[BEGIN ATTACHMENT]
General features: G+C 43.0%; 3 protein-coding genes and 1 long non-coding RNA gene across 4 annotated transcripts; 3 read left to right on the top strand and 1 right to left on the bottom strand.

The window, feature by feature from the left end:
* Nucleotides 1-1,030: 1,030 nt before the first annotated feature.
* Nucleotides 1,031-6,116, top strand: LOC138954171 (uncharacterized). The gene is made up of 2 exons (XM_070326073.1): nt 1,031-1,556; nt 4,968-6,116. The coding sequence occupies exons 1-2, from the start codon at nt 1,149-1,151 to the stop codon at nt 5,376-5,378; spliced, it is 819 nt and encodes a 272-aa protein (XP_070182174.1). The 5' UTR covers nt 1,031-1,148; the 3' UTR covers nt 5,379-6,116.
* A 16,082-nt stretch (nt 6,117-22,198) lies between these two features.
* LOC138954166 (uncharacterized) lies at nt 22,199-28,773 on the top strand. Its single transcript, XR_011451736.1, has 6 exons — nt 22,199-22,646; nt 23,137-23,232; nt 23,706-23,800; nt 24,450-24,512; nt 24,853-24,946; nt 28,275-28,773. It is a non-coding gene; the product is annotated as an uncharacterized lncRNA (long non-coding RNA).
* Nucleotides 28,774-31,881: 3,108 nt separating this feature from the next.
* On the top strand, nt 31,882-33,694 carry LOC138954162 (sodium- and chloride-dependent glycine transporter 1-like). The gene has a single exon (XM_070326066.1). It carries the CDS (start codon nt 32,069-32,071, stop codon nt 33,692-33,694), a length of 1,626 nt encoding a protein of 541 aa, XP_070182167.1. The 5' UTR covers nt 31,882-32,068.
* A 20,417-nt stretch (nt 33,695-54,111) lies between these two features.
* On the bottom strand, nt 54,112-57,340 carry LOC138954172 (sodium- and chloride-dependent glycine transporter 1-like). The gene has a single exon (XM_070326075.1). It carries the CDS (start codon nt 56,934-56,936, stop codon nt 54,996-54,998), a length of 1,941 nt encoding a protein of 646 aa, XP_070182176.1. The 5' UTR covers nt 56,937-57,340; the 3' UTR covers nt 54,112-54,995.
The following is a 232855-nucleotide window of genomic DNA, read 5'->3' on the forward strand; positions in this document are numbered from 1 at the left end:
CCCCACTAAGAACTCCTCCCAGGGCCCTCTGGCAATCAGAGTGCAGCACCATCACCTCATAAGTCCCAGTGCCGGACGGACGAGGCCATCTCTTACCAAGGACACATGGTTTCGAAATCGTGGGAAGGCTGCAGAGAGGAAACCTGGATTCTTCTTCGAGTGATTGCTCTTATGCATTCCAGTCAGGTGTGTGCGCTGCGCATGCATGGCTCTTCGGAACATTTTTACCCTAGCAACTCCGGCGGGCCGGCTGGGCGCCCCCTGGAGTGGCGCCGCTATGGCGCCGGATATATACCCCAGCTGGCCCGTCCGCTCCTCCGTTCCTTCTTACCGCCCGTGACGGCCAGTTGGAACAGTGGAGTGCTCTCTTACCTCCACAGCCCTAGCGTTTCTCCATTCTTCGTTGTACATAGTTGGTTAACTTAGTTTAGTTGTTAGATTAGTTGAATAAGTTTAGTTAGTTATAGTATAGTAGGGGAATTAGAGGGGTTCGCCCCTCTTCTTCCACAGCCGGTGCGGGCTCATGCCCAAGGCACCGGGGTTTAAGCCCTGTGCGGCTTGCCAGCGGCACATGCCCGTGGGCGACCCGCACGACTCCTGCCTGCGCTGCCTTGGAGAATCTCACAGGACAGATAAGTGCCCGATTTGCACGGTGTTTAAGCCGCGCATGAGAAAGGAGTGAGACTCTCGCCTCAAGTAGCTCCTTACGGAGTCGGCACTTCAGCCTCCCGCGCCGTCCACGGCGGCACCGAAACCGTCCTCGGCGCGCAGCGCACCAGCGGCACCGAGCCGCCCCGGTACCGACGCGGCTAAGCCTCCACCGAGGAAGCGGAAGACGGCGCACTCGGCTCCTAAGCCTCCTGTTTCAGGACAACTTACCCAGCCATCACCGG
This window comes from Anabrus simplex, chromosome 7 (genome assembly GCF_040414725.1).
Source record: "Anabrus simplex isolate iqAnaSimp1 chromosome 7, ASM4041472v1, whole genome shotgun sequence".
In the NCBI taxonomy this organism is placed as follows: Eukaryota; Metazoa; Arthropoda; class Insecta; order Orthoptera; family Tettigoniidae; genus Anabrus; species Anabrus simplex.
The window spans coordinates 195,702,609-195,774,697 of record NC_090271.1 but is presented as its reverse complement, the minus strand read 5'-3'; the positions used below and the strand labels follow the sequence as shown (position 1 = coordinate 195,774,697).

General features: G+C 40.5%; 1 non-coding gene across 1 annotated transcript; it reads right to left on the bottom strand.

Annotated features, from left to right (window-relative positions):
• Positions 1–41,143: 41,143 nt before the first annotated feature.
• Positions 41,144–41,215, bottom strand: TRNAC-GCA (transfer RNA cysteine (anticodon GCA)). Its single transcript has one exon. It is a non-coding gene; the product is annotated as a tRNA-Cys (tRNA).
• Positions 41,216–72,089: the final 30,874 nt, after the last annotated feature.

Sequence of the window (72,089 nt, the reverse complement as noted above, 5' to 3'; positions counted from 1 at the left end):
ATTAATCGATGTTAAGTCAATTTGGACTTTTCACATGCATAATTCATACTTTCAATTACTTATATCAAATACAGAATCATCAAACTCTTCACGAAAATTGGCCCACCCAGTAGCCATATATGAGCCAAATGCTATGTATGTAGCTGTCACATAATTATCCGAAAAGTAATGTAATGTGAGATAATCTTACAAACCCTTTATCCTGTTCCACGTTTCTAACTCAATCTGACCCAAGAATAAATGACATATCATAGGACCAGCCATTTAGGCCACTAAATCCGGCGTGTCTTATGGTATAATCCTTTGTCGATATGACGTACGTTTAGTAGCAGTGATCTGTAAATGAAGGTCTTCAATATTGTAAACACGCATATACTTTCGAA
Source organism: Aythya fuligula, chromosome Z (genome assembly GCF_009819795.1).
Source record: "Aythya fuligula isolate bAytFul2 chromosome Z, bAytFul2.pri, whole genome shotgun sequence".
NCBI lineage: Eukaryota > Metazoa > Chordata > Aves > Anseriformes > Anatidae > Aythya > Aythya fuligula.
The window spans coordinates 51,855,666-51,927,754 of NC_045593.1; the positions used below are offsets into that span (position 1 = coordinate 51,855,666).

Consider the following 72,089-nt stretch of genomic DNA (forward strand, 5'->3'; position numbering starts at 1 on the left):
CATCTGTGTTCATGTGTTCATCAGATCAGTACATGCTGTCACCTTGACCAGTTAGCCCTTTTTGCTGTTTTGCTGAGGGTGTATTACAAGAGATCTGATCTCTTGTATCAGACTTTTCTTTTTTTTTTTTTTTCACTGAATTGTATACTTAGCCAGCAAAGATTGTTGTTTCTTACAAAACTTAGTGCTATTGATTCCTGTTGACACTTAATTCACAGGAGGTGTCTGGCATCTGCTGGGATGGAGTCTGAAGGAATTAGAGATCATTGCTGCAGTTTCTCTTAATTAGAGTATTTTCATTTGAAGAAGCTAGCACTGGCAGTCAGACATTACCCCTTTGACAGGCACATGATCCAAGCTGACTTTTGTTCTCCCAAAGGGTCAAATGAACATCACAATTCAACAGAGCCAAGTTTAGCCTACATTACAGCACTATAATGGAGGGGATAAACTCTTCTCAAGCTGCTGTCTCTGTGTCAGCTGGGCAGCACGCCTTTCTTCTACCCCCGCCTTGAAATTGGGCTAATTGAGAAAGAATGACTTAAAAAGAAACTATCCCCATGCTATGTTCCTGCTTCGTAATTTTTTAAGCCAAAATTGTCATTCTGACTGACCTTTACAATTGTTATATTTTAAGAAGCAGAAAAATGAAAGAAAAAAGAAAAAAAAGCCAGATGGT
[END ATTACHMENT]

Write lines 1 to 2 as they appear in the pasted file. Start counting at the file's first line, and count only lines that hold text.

General features: G+C 43.0%; 3 protein-coding genes and 1 long non-coding RNA gene across 4 annotated transcripts; 3 read left to right on the top strand and 1 right to left on the bottom strand.

The window, feature by feature from the left end: